Read the Afterword by Resident Editor, Jonathan Klein, MD
by Frédéric Messier, caregiver and supporter
My wife Weifun and I had several good conversations around life and values after she was diagnosed with a malignant brain tumour at age 28, a mere 4 months after the birth of our baby-boy. ‘What’s worth living for?’ was a pivotal question that accompanied us at nearly every turn. Despite appearances, we were quickly forced to think just what it was that was worth doing on a daily basis, beyond the obvious (i.e. raising a child).
Almost right upon diagnosis, Weifun’s world became smaller as a result of being confined to a new life of medical treatments and physical rehabilitation. Life: redefined. Options: fewer. Scope: narrower. Frustration: (much) higher.
Contemplating the best-case scenario, we were looking forward to a long life of birthdays, anniversaries, meaningful work and parenting. Every day, small victories – over rehab, fatigue, daily activities – compounded into one another, paving the way towards the goal of a long, healthy and purposeful life. At many junctures, this felt absolutely awesome.
Yet cancer forced us to consider the worst-case scenario. What if… things went south? What long-term impact could Weifun still have on our son? On this world? On the lives of others around her? Shouldn’t this, too, be a part of everyday life, just in case?
Thus came a resolve to live every day in a way that she could be proud of. Beneficial to both herself and others. A way that would be satisfying in its own right, and create a meaningful legacy which could outlive her in the worst case scenario.
The result was a string of gestures, big and small, that she tried to do every day, which felt purposeful and meaningful. The end result was more satisfaction for herself, and a number of legacy items that she could be proud of.
Weifun became adept at appreciating the little things in life. Feeding her son. Eating a cookie. Watching TV in bed. The company of friends. Grocery shopping. Manicures. Haircuts. The dollar store.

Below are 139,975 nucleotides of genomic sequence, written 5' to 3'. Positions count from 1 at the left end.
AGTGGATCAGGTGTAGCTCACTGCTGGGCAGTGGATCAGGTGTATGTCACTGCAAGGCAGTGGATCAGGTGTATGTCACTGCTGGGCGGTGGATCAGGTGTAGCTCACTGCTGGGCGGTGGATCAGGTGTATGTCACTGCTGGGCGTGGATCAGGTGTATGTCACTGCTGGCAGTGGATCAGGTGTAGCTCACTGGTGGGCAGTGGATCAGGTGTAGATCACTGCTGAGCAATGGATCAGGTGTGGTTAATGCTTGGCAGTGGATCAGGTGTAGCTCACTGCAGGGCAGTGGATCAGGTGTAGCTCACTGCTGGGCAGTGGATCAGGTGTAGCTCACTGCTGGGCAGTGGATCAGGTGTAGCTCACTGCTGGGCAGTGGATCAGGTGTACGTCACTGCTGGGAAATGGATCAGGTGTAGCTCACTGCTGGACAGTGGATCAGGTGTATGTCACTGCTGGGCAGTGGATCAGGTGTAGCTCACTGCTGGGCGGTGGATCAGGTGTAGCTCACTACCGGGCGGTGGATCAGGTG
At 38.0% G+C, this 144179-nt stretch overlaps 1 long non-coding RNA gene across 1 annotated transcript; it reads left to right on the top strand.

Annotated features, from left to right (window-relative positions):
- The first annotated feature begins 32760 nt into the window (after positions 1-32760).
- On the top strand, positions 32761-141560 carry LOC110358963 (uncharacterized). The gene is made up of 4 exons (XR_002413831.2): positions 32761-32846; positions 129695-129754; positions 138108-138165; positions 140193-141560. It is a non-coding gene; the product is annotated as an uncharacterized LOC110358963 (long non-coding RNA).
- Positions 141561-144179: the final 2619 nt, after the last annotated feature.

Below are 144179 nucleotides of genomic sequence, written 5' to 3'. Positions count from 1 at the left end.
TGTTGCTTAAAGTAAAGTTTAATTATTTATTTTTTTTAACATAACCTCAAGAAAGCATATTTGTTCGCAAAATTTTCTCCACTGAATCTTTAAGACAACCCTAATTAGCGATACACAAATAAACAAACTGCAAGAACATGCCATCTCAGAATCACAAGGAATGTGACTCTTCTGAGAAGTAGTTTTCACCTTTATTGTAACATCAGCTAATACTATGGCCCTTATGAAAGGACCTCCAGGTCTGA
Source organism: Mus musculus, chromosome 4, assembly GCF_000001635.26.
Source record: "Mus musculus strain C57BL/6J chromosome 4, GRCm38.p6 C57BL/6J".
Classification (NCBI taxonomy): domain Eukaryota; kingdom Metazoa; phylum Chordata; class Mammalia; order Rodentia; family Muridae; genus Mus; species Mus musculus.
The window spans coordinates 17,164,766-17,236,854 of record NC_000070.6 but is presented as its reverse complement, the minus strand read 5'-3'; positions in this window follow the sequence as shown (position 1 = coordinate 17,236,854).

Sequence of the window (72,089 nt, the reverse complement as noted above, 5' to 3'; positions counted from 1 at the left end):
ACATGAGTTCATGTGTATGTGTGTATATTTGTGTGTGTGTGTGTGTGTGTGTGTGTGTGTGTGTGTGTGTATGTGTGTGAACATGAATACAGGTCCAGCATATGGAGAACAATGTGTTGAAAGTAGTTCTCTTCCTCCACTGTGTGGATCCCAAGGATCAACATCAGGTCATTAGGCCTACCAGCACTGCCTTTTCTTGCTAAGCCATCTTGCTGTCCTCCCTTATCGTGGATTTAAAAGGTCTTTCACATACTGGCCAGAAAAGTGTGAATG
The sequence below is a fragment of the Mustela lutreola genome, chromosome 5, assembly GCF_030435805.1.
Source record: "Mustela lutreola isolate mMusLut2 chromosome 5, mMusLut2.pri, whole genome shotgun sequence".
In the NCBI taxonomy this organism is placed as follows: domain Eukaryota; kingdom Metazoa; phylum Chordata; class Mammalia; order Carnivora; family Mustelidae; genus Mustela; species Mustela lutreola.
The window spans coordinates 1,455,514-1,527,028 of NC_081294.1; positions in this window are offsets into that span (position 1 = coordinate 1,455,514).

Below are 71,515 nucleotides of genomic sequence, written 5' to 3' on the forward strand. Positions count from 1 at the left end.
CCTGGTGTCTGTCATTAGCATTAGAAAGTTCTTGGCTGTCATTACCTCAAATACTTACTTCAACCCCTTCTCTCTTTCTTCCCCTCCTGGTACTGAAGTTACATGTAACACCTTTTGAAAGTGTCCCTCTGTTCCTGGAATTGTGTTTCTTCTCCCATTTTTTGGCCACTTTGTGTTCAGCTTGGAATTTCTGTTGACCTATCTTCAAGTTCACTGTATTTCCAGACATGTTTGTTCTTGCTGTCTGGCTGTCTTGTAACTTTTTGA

She also made a point of starting to build a small legacy which would outlive her. We shot biographical DVDs of her telling her life story, for her son to watch. We openly discussed the values we should raise him by. She took part in a number of community activities. She climbed Signal Hill in St. John’s Newfoundland during a fundraising walk for young adults with cancer and inspired others to meet a variety of challenges.
All in all, she tried to lead by example. Not only in larger symbolic gestures, but through the more mundane and frustrating daily struggles that cancer put her through.
Now, although she lost her fight with cancer in May 2010, I am still immensely proud of her for the impact that she had on everyone around her, including our son and I. And I remind myself daily that little gestures matter, and that no matter what, 365 little gestures a year can make a significant difference around us.
So my point here is to also raise the question: Do we give ourselves enough credit for the stuff we do? The small daily gestures? The small things we do for others, and ourselves? The small victories which, added up, should make us so proud and make life worth living?
Every day, there is a reason to be happy. And proud. There is a chance to do something you truly believe in. An opportunity to impact someone else. A way to make a difference in your world.
So here’s my question: What’s worth living for? Today. For you.